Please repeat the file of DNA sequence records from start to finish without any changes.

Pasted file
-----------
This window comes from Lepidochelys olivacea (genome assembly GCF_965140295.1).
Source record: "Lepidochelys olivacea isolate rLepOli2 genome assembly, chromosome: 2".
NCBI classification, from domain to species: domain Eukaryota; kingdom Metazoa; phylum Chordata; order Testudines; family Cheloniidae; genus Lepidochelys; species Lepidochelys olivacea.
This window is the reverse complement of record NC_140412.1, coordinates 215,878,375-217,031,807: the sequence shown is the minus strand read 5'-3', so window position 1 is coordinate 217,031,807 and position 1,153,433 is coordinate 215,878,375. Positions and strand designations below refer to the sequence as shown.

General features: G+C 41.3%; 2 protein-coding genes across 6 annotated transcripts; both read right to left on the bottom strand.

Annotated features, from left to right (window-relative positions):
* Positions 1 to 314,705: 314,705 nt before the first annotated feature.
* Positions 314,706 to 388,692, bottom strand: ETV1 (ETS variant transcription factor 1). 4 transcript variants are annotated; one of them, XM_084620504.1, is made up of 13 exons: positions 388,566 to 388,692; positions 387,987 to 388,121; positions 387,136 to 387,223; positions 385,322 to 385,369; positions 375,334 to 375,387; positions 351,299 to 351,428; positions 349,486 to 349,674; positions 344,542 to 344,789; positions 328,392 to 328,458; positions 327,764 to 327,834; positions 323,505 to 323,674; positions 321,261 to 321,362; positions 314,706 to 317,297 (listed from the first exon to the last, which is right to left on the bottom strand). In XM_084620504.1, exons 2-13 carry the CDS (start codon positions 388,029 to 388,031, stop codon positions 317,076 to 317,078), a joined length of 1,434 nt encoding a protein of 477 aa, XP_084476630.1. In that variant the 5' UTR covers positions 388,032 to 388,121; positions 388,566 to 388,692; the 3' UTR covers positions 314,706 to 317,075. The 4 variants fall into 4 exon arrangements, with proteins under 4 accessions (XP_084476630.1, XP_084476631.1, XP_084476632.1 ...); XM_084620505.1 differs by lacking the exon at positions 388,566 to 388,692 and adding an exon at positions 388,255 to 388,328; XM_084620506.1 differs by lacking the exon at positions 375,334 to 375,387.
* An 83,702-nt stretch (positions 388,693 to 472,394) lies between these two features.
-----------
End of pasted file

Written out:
This window comes from Lepidochelys olivacea (genome assembly GCF_965140295.1).
Source record: "Lepidochelys olivacea isolate rLepOli2 genome assembly, chromosome: 2".
NCBI classification, from domain to species: domain Eukaryota; kingdom Metazoa; phylum Chordata; order Testudines; family Cheloniidae; genus Lepidochelys; species Lepidochelys olivacea.
This window is the reverse complement of record NC_140412.1, coordinates 215,878,375-217,031,807: the sequence shown is the minus strand read 5'-3', so window position 1 is coordinate 217,031,807 and position 1,153,433 is coordinate 215,878,375. Positions and strand designations below refer to the sequence as shown.

General features: G+C 41.3%; 2 protein-coding genes across 6 annotated transcripts; both read right to left on the bottom strand.

Annotated features, from left to right (window-relative positions):
* Positions 1 to 314,705: 314,705 nt before the first annotated feature.
* Positions 314,706 to 388,692, bottom strand: ETV1 (ETS variant transcription factor 1). 4 transcript variants are annotated; one of them, XM_084620504.1, is made up of 13 exons: positions 388,566 to 388,692; positions 387,987 to 388,121; positions 387,136 to 387,223; positions 385,322 to 385,369; positions 375,334 to 375,387; positions 351,299 to 351,428; positions 349,486 to 349,674; positions 344,542 to 344,789; positions 328,392 to 328,458; positions 327,764 to 327,834; positions 323,505 to 323,674; positions 321,261 to 321,362; positions 314,706 to 317,297 (listed from the first exon to the last, which is right to left on the bottom strand). In XM_084620504.1, exons 2-13 carry the CDS (start codon positions 388,029 to 388,031, stop codon positions 317,076 to 317,078), a joined length of 1,434 nt encoding a protein of 477 aa, XP_084476630.1. In that variant the 5' UTR covers positions 388,032 to 388,121; positions 388,566 to 388,692; the 3' UTR covers positions 314,706 to 317,075. The 4 variants fall into 4 exon arrangements, with proteins under 4 accessions (XP_084476630.1, XP_084476631.1, XP_084476632.1 ...); XM_084620505.1 differs by lacking the exon at positions 388,566 to 388,692 and adding an exon at positions 388,255 to 388,328; XM_084620506.1 differs by lacking the exon at positions 375,334 to 375,387.
* An 83,702-nt stretch (positions 388,693 to 472,394) lies between these two features.